FIFA ethics panel seeks more South Africa match-fixing bans – Metro US

FIFA ethics panel seeks more South Africa match-fixing bans

By Brian Homewood

BERNE (Reuters) – A FIFA investigator has proposed at least a six-year ban and 10,000 Swiss francs ($10,393) fine for ex-South Africa football chief Kirsten Nematandani over alleged ethics violations connected to fixing international friendlies in 2010.

The investigator, Djimbaraye Bourngar, also recommended life bans for former Zimbabwe Football Association official Jonathan Musavengana and former Togo national team coach Bana Tchanile for alleged bribery and corruption violations.

“The investigations into the three individuals were initiated in relation to their specific conduct in the organization of several international friendly matches played in South Africa in 2010,” FIFA said in a statement.

Nematandani, head of the South African Football Association (SAFA) from 2009 until 2013, had violated articles on general conduct, loyalty and disclosure, FIFA said.

Tchanile has already been banned from soccer for three years by his country’s federation after taking a team masquerading as the Togo national side to play a friendly with Bahrain in 2010.

None of the three could be reached for comment. The case has now been passed to the FIFA ethics committee’s adjudicatory chamber for a verdict and possible sanctions.

Investigations by soccer’s world governing body FIFA have concentrated on warm-up matches South Africa played against Thailand, Bulgaria, Colombia and Guatemala in May 2010 ahead of the World Cup which the country hosted.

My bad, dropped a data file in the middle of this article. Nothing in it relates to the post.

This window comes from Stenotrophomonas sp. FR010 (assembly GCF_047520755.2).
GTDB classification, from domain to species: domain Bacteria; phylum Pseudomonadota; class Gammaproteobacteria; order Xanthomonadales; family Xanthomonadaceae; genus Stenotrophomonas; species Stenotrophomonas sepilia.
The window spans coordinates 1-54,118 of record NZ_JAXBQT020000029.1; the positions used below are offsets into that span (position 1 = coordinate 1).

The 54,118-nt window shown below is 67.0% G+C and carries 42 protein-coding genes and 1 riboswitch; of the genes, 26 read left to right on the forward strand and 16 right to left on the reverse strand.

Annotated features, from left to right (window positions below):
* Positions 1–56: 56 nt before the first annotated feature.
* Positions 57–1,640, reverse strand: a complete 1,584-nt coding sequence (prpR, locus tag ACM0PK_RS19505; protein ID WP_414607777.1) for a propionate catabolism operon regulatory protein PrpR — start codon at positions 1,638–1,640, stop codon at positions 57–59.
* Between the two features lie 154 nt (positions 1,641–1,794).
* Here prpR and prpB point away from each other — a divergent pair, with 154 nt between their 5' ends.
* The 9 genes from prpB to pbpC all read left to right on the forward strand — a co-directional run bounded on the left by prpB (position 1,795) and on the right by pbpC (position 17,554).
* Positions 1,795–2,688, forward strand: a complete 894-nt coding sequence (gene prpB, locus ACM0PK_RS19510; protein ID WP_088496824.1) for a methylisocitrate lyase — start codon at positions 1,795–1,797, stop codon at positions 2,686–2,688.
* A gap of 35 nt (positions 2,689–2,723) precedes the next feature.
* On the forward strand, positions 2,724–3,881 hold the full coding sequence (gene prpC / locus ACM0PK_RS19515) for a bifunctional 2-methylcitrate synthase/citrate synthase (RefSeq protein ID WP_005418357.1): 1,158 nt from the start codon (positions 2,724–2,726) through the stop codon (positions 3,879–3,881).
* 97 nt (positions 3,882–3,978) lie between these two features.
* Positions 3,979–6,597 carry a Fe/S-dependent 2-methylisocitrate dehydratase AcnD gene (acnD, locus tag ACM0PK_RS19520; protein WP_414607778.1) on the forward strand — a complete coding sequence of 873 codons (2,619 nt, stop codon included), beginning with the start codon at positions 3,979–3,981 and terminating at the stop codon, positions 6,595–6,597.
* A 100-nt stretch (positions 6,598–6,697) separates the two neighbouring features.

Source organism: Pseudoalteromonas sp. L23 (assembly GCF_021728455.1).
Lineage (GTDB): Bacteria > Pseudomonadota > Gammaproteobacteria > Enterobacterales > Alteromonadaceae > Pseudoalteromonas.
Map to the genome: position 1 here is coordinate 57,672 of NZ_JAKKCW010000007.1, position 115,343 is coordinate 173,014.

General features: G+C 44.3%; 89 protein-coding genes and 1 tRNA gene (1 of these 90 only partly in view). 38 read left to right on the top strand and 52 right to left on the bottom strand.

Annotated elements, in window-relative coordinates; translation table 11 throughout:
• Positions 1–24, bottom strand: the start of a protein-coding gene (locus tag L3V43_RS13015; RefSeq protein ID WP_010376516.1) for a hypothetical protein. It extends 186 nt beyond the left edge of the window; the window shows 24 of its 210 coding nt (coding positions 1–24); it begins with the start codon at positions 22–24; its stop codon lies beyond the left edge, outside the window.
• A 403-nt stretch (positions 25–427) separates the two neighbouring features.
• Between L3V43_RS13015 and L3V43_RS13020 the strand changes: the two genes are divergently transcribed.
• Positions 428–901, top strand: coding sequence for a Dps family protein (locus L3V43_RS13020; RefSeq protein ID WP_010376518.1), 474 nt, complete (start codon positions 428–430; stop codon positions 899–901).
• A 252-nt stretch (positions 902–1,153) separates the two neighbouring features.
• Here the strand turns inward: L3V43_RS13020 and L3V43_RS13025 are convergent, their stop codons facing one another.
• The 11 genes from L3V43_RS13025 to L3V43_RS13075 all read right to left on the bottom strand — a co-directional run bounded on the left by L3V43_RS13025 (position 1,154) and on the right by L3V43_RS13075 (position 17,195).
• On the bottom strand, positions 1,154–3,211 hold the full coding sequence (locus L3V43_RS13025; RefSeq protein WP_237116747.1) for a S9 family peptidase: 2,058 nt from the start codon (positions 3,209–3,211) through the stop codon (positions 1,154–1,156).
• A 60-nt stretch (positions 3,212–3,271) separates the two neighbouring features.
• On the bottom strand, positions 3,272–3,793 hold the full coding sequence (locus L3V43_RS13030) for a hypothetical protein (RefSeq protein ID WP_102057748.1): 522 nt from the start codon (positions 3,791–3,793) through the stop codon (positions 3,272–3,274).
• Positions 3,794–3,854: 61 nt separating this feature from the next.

Match-fixing is often organized by betting syndicates who make money by correctly gambling on the result of the game they have manipulated.

In 2012, Chris Eaten, then FIFA’s head of security, said convicted Singapore-based match-fixer Wilson Perumal’s company had provided the match officials for the four games under investigation.

South Africa usually invites match officials from neighboring countries to handle home friendlies but agreed to Perumal’s offer to fly in officials from Kenya, Niger and Togo for the four matches.

The South Africa team were handed two disputed penalties in a 2-1 victory over Colombia in Johannesburg on May 27, 2010.

One of the spot kicks was ordered to be retaken twice after the initial efforts were saved. Colombia’s goal also came from a penalty. Four days later South Africa were awarded another two spot kicks in a 5-0 win over Guatemala in Polokwane.

In April, former SAFA chief executive Leslie Sedibe was suspended for five years and fined 20,000 Swiss francs over the same case while Steve Goddard and Adeel Carelse, former SAFA refereeing heads, were banned for two years each.

Former SAFA executive member and head of referees Lindile Kika was suspended for six years in October.

(Editing by Ken Ferris)